iii) Out-of-Order Execution: Just the fact that you can pipeline processor does not mean that dramatic speed-ups can be achieved as due to the hazards, we have to stall the pipeline and even issuing (and thus execution) of the independent instructions need to be stalled. So, how do you allow the out-of-order execution (and thus out-of-order-commit) when the multiple functional units are available for the execution? We start with studying register scoreboarding – a pioneer design approach which allowed correct out-of-order execution of the programs even in the presence of write-after-read or write-after-write dependencies among instructions. After analyzing and understanding the pitfalls of scoreboarding, we study how register renaming can help overcoming such false dependencies and we learn that how Tomasulo’s algorithm can help achieving further performance. We end up this module with speculative execution and understanding the need of employing Re-Order Buffer (ROB) to ensure in-order commit yet with out-of-order execution.

iv) How to conquer with caching techniques over hitting a memory wall? Historical perspective on past designs informs us that improvements of high-performance design solutions can be masked by the unavailability of the data. We start with understanding cost-area-power-latency tradeoff for different levels of memory hierarchy and realize the significance of caches in reaping the performance benefits by today’s processors. We study different cache configurations and realize their impact in terms of performance vs. energy trade-off. We also learn the virtual memory system and determine how the address translations happen and what is the role of translation lookaside buffer (TLB).

v) Why aggressive uniprocessor scaling/design optimizations is not enough and the multi-core era: We realize that aggressive transistor scaling or uniprocessor design optimizations cannot be just enough and it hits the power wall. Then, we study the promise of multi-cores and the challenges that multi-core programming put forth against us. Fundamental challenges are sharing and updating the data correctly, synchronization, task scheduling etc. We also study how data-level parallelism such as vectorization or single instruction multiple data (SIMD) can help in accelerating the massively parallel workloads. We conclude with inefficiencies of such approaches, catching glimpse of – what’s next or recent research trends.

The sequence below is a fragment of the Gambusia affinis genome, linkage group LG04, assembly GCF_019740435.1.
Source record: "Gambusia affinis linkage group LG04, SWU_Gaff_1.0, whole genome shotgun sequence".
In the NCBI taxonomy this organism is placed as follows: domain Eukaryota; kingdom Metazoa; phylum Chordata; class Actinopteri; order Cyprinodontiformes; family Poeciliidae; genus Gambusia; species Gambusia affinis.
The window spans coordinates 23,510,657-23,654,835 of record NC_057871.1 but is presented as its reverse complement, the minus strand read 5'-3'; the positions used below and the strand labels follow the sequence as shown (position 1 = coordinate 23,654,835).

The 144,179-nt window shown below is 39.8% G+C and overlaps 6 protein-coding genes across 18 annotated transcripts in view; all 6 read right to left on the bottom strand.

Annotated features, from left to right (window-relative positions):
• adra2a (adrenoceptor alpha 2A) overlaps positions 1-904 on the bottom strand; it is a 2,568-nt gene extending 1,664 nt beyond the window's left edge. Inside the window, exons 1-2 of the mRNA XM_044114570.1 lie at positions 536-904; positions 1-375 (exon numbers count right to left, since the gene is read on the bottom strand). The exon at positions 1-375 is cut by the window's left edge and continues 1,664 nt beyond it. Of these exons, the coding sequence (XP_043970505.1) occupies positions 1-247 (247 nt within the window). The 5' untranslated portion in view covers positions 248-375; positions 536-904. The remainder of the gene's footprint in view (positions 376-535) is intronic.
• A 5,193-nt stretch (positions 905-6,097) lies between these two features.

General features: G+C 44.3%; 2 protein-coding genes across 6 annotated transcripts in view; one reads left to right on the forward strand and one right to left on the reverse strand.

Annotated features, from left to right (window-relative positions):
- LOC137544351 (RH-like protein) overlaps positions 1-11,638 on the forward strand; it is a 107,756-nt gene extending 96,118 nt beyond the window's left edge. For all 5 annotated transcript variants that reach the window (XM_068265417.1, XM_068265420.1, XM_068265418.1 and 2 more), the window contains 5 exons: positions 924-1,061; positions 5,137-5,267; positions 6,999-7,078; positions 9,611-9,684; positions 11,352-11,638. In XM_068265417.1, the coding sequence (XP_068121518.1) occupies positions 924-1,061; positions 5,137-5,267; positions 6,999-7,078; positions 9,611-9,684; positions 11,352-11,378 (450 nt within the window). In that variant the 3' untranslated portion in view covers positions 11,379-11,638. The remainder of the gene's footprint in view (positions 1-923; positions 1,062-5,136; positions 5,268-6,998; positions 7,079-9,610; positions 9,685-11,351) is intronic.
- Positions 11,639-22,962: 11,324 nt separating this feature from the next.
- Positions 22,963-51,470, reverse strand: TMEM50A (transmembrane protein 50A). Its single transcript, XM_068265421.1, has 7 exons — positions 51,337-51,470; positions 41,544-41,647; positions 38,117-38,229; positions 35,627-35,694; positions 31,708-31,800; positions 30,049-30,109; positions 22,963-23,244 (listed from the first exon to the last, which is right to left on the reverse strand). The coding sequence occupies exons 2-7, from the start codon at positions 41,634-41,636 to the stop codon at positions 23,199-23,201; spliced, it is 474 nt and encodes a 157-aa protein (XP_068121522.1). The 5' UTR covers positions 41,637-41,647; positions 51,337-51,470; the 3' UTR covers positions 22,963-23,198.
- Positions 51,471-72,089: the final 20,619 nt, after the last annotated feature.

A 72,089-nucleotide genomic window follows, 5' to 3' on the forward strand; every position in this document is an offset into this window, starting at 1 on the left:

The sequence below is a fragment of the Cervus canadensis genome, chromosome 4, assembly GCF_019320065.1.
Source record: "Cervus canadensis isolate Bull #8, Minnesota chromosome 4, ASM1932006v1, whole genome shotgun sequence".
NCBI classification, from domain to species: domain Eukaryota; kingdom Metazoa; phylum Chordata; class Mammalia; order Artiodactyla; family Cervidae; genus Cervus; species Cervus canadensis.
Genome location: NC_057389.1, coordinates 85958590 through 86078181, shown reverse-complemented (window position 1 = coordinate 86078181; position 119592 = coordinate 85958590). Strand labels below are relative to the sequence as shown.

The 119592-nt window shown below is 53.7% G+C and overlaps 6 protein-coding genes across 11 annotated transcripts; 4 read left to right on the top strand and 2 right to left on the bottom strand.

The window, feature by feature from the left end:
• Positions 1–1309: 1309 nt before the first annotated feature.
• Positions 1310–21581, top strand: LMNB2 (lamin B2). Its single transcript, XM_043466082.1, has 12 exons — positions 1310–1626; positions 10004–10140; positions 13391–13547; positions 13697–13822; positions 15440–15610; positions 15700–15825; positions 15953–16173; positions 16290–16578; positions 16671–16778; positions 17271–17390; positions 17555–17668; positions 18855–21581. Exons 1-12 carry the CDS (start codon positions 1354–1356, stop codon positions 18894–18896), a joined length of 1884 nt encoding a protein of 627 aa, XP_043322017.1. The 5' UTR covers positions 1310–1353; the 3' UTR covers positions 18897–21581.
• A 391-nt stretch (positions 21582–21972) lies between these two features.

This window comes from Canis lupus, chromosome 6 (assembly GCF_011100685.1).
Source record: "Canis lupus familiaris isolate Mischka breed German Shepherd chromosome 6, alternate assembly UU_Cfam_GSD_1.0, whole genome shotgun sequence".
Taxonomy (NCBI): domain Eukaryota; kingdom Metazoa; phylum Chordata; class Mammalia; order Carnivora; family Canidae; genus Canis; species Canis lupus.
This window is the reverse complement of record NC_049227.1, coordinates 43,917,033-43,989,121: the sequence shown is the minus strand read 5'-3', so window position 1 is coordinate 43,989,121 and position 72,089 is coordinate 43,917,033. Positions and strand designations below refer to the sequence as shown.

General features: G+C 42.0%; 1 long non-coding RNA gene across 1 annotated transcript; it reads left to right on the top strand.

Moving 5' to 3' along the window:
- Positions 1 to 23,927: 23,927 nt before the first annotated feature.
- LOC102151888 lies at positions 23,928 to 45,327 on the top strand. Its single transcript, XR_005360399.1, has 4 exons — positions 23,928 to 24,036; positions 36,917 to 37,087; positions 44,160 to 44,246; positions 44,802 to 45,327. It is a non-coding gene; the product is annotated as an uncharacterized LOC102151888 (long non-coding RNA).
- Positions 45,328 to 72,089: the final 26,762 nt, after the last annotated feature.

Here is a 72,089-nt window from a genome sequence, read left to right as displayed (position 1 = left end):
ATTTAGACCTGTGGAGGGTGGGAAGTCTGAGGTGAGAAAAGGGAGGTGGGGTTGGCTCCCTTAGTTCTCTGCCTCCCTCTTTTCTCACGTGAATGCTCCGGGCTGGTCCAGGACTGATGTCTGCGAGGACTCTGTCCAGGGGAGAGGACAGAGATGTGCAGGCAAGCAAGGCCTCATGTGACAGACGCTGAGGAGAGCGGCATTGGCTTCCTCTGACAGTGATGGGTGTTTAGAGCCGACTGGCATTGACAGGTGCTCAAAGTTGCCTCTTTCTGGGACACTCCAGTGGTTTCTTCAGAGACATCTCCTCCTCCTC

A very important aspect of the course is the projects. Although the modules deliver the fundamental ideas behind latest design philosophies, it is very important that students gain hands-on experience with programming and realizing the role of various micro-architectural components in today’s simulators. Usually, there are four to five projects offered in the course and they make use of MARS simulator (for MIPS assembly programming) and gem5 (cycle-accurate processor simulator popular in academia and supported by the industry).  The projects are:

  1. Writing MIPS programs to achieve the functionality of given C/C++ code.
  2. Understanding gem5 and simulation of instructions with various CPU models.
  3. Understanding the impact of microarchitecture parameters (e.g. cache configuration) on numerous benchmarks and analyzing their energy cost vs. performance tradeoff.
  4. Implementing branch predictors.
  5. Implementing advanced cache replacement or insertion policies and analyzing their impact.
  6. Programming for multi-cores (SMT/SPMD).

Learning Outcomes

This course help gaining an understanding of the fundamentals of computer architecture. After doing this course, students will be able to:

  • Understand the role and importance of assembly language.
  • Understand implementation of a simple pipelined processor.
  • Understand the promise, and effects of pipelining. Students will be able to know the basic challenges of pipelining and will have fundamental knowledge on how to resolve those challenges and achieve high performance with pipelining.
  • Understand branch prediction, and bypassing.
  • Understand that there are limits to parallelism, and just increasing the number of functional units (or ALUs) will not increase processor performance.
  • Understand the concept of caches, and know the fundamental mechanism of how they work, and why they are so effective.
  • Understand the need, importance and basic implementation of virtual memory.
  • Appreciate the need for multi-core processors.
  • Have a general idea of the landscape of multi-core processors.
  • Realize the programming challenges brought forth by multi-core processors.